Advances in Organizational Justice

Overview

This is a state-of-the-science book about organizational justice, which is the study of people’s perception of fairness in organizations. The volume’s contributors, all acknowledged leaders in this burgeoning field, present new theoretical positions, clarify existing paradigms, and identify future areas of application.

The first chapter provides a comprehensive framework that integrates and synthesizes key concepts in the field: distributive justice, procedural justice, and ...

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Overview

This is a state-of-the-science book about organizational justice, which is the study of people’s perception of fairness in organizations. The volume’s contributors, all acknowledged leaders in this burgeoning field, present new theoretical positions, clarify existing paradigms, and identify future areas of application.

The first chapter provides a comprehensive framework that integrates and synthesizes key concepts in the field: distributive justice, procedural justice, and retributive justice. The second chapter is a full theoretical analysis of how people use fairness judgments as means of guiding their reactions to organizations and their authorities.

The subsequent two chapters examine the conceptual interrelationships between various forms of organizational justice. First, we are given a definitive review and analysis of interactional justice that critically assesses the evidence bearing on its validity. The next chapter argues that previous research has underemphasized important similarities between distributive and procedural justice, and suggests new research directions for establishing these similarities.

The three following chapters focus on the social and interpersonal antecedents of justice judgments: the influence that expectations of justice and injustice can have on work-related attitudes and behavior; the construction of a model of the determinants and consequences of normative beliefs about justice in organizations that emphasizes the role of cross-cultural norms; and the potential impact of diversity and multiculturalism on the viability of organizations.

The book’s final chapter identifies seven canons of organizational justice and warns that in the absence of additional conceptual refinement these canons may operate as loose cannons that threaten the existence of justice as a viable construct in the organizational sciences.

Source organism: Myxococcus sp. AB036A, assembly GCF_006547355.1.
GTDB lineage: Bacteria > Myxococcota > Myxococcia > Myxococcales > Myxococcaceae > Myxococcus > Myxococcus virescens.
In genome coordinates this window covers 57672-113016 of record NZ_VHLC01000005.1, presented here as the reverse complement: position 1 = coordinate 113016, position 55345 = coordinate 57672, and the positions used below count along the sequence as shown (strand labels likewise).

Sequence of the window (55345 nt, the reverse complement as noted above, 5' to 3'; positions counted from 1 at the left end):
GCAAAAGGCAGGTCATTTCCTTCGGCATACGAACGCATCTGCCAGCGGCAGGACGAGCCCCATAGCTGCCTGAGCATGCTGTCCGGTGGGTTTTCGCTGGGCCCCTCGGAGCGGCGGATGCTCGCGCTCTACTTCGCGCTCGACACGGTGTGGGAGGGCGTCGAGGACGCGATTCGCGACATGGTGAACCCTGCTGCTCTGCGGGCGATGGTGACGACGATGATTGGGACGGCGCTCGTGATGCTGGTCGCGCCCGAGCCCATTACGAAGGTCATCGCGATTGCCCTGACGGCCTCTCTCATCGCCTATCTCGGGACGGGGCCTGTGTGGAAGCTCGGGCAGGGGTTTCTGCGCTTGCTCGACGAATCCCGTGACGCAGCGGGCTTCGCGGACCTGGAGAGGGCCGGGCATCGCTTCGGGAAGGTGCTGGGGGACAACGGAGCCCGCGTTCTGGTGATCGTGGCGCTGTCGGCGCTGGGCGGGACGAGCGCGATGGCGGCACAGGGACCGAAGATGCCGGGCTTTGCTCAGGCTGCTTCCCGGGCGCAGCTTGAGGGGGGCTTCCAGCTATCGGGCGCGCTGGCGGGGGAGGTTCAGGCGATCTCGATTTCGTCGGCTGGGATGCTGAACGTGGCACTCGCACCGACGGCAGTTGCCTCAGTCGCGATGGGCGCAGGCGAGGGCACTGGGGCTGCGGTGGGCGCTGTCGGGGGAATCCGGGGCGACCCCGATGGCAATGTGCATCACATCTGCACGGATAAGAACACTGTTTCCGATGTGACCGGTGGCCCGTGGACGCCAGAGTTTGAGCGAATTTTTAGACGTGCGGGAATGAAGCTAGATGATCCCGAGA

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Editorial Reviews

From the Publisher
“This book brings together the world’s leading scholars in the field of justice and fairness. Rather than just summarizing existing research, this sparkling collection also offers the latest thinking about new and productive directions for future research. It is a ‘must have’ for any scholar or student working on the problems of justice.”—Roderick M. Kramer, Stanford University
Booknews
Greenberg (business ethics, Ohio State U.) coined the phrase organizational justice in 1987 to mean the study of people's perceptions of fairness in organizations. Here American scholars of business and psychology present eight studies representing the latest developments in the field. They discuss justice judgments as pivotal cognitions in organizational relations, anticipatory injustice, the seven loose cannons of organizational justice, and other aspects. No one mentions unions, the traditional tool of workplace justice. Annotation c. Book News, Inc., Portland, OR (booknews.com)
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Product Details

  • ISBN-13: 9780804741323
  • Publisher: Stanford University Press
  • Publication date: 3/28/2002
  • Edition description: 1
  • Pages: 304
  • Lexile: 1410L (what's this?)
  • Product dimensions: 6.00 (w) x 9.00 (h) x 0.90 (d)

Meet the Author

Jerald Greenberg is Abramowitz Professor of Business Ethics at The Ohio State University. His most recent publication is the seventh edition of Behavior in Organizations. Russell Cropanzano is Associate Professor and Industrial/Organizational Section Coordinator in the Department of Psychology at Colorado State University.

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Table of Contents

Preface
Contributor Biographies
List of Figures and Tables
1 Fairness Theory: Justice as Accountability 1
2 Fairness Heuristic Theory: Justice Judgments as Pivotal Cognitions in Organizational Relations 56
3 Interactional (In)justice: The Sacred and the Profane 89
4 Procedural and Distributive Justice Are More Similar than You Think: A Monistic Perspective and a Research Agenda 119
5 Anticipatory Injustice: The Consequences of Expecting Injustice in the Workplace 152
6 When Do Elements of Procedural Fairness Make a Difference? A Classification of Moderating Differences 179
7 Ethnic Diversity and the Viability of Organizations: The Role of Procedural Justice in Bridging Differences 213
8 The Seven Loose Can(n)ons of Organizational Justice 245
Index 273
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